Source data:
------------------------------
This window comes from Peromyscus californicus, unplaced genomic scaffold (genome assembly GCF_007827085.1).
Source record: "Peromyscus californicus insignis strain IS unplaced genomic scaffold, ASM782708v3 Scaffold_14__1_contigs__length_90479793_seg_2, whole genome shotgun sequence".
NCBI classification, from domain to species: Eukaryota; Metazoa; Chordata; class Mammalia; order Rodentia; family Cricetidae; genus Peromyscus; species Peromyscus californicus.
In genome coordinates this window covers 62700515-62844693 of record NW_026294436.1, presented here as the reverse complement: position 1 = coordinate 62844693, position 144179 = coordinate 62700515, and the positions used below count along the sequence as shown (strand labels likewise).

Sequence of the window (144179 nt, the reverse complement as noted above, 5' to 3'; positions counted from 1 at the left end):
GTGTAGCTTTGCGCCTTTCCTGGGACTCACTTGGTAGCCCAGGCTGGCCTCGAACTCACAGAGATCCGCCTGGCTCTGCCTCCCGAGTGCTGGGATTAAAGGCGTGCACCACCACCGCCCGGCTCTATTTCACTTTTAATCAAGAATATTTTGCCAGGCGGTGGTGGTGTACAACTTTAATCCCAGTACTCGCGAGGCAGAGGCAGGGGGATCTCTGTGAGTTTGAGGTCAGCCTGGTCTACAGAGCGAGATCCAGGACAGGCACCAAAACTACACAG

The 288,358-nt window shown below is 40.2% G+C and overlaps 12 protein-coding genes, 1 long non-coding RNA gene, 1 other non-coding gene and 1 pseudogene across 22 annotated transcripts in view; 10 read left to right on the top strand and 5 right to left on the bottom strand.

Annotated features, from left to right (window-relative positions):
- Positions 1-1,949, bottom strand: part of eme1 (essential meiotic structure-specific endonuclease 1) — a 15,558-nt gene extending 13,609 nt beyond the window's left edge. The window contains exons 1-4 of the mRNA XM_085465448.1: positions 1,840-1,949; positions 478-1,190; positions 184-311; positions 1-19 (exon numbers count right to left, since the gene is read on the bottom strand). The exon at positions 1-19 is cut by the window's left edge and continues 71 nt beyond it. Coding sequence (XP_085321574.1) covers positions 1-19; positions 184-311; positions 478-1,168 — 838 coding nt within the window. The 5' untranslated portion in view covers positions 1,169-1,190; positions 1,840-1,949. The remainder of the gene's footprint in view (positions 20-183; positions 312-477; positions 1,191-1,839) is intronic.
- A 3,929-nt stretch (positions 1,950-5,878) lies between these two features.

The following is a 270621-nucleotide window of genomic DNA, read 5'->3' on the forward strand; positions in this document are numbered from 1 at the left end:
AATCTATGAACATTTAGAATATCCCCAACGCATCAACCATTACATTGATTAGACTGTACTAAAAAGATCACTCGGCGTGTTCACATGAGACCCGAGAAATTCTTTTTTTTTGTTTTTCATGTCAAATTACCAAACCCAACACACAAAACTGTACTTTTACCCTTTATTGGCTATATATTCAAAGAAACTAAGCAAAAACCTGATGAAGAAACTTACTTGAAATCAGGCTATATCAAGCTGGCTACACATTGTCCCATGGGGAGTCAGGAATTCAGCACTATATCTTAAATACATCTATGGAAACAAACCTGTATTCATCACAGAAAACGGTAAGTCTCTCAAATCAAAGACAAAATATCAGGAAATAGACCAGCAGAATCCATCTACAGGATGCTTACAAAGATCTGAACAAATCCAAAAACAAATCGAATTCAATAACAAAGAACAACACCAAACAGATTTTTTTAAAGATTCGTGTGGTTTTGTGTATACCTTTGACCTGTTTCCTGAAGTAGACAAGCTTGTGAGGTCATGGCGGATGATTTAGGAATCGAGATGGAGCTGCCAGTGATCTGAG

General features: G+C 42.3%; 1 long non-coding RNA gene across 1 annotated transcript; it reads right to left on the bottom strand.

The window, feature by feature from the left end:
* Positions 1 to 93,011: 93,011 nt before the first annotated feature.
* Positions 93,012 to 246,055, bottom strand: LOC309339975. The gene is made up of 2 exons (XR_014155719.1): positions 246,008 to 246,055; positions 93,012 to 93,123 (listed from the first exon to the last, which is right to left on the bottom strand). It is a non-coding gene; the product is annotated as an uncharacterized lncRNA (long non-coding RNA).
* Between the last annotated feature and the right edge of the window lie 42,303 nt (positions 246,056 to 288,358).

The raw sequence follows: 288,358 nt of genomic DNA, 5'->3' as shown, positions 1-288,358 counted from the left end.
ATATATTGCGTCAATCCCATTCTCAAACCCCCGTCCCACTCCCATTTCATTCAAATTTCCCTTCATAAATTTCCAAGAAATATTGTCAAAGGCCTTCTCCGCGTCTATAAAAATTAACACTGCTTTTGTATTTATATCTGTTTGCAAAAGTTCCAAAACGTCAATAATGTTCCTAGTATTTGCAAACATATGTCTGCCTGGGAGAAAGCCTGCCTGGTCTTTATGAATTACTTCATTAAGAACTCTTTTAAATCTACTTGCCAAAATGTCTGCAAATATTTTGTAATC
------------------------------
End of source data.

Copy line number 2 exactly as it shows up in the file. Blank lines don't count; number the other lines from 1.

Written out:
Source record: "Peromyscus californicus insignis strain IS unplaced genomic scaffold, ASM782708v3 Scaffold_14__1_contigs__length_90479793_seg_2, whole genome shotgun sequence".